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Alternative Professional Development Initiatives - featured May 28, 2010

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Alternative Professional Development Initiatives

By: Christopher R. Bugaj, MA SLP, AT Trainer - A.T. Tipscast, The Blog

There are very few who would say that learning new things is a burden. Everyone wants to learn something new. Everyone covets new strategies, new skills, new research or new techniques that will enhance abilities and ultimately make life easier. However, finding the time to learn something new is a constant challenge. Everyday responsibilities gobble up free time faster than Uncle Henry eating the last piece of pumpkin pie during Thanksgiving dinner. Soccer practice, gymnastics, dance, wrestling, Tae Kwan Do, homework, preparing meals, listening to Sis on the phone complain about Mom, and more steal the precious time one has to learn something new. When those responsibilities aren’t soaking up the time and a few free minutes do roll around we’re all confronted with a difficult choice. Do we spend those moments doing what we should do or do we spend those moments doing what we want to do? Jack Bauer, Ryan Seacrest, and Tom Bergeron might be calling. Edward Cullen’s glittering seductions might be too strong to resist. Which of the old high school gang might have a new post on Facebook? Better check. Everyday responsibilities meshed with the desire to do something fun leave little time for professional development.

Traditional forms of professional development conjure visions of rows of people packed into a stuffy room listening to some so-called “expert” ramble on about this or that. Unless that speaker is a hilarious stand-up comedian or giving out rare diamonds, the thought of sitting through an after-work workshop isn’t all that enticing. More recently, technology is being used to alter the traditional model with ways to make professional development accessible anywhere, including at home and via the Internet. Multimedia slideshows, videos, webinars, and virtual worlds (such as Second Life) are being used to house content that can be accessed from locations that have a high-speed Internet connection. However, the producers of this form of professional development make three general, and often incorrect, assumptions about the person who is to receive the content at home. The first assumption is that the potential participants have high-speed Internet access at home. Second, the assumption exists that participants know how to use these tools with minimal support. Third, there is the belief that people have the time to experience the content at home. In order to provide effective professional development outside of the traditional “sit-in-chair” model, without making these assumptions, alternative professional development methodologies could be employed.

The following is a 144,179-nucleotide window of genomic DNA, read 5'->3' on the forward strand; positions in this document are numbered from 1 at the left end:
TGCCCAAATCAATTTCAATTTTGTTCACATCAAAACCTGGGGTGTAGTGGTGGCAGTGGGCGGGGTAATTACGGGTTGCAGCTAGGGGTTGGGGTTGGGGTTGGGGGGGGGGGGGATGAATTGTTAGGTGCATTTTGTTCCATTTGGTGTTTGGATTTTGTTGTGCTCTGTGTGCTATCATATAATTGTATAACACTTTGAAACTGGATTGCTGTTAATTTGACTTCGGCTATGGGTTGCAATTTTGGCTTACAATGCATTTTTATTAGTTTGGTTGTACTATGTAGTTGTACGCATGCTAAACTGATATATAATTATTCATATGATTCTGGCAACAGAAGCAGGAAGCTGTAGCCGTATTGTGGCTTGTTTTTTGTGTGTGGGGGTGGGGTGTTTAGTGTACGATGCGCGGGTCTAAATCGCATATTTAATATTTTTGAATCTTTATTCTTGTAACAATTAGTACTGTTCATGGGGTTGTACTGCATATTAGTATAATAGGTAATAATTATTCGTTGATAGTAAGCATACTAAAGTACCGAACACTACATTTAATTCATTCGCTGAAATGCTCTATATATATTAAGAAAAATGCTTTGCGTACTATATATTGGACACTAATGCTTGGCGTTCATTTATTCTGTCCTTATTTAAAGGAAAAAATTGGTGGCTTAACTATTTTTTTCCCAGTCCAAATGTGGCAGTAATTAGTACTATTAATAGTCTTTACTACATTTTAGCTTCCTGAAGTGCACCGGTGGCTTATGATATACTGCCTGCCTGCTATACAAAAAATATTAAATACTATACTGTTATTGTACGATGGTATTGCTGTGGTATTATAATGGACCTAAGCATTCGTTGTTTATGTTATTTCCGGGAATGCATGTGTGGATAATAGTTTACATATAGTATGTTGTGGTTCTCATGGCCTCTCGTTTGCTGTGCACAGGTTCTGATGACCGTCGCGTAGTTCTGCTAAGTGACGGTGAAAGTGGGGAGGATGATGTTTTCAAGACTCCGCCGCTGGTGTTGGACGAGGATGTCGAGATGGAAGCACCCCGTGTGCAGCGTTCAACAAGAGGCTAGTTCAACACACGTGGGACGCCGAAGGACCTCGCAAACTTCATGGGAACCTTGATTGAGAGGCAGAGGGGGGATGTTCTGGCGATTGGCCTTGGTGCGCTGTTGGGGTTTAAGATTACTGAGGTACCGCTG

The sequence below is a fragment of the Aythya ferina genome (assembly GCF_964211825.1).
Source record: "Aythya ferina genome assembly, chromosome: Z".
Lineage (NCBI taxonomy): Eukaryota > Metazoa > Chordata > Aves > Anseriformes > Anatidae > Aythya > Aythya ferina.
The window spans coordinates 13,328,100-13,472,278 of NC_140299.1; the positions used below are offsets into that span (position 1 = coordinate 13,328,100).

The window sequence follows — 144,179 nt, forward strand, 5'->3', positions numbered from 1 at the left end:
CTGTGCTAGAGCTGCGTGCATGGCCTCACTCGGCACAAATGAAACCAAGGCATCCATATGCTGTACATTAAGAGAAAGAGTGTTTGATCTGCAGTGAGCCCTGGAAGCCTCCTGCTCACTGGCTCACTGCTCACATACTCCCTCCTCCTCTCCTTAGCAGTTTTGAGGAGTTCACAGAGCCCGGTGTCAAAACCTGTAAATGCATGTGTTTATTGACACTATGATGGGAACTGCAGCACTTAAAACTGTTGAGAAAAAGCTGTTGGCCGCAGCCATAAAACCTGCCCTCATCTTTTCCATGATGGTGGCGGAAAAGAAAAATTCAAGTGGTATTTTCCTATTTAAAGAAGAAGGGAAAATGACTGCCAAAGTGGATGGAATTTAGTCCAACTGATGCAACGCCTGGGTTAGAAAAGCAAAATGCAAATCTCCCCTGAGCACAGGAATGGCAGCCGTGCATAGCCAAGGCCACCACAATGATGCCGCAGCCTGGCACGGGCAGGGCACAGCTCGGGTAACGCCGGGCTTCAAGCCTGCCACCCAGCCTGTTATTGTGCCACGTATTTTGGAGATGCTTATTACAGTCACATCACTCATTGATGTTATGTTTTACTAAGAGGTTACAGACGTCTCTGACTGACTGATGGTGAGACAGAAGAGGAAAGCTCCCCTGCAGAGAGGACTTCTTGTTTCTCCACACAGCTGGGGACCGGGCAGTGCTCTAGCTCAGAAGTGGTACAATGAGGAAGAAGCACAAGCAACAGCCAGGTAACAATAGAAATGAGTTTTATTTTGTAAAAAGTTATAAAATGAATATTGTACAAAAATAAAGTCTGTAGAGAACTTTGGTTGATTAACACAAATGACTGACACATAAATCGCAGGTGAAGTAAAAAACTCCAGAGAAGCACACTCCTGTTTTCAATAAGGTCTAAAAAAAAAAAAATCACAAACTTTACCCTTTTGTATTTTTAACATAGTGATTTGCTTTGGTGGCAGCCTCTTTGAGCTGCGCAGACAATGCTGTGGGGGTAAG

Consider the following three methods to disseminate content aimed at professional development outside of work hours that slide into a busy, hectic, even chaotic schedule with relative ease:

Short Videos Burned To DVD
The popularity of resources like YouTube and TeacherTube have reinforced the idea that not only do people enjoy watching videos but that they prefer to watch short videos. No matter how entertaining the content of a professional development video the longer a video is, the greater the chance segments of the audience will lose interest and tune out. A good rule of thumb is the 7-Up rule. Once a production hits seven minutes in length then time is up. If a video goes over seven minutes, well then absolutely don’t go over eight. Eight Is Enough. Once a number of videos have been created consider burning that compilation to a DVD that can be accessed by staff via a check out system, similar to the service Netflix provides. A set of questions contained in a booklet could be developed to accompany the DVD. As a participant watches the videos the questions in the booklet can be answered proving that the videos were understood. Once the entire DVD has been experienced the DVD and booklet can be returned to receive credit. Due to the brevity of each video a person could watch one segment of the DVD during each commercial of their favorite television show, experience the entire contents encapsulated on the DVD, and still not miss a quip of the brilliant but callous doctor with a bad leg from New Jersey. Although this strategy still assumes some technology knowledge on the part of the participant, the technology being employed (the DVD player) is much more widely used and accessible than that of most web-based tools.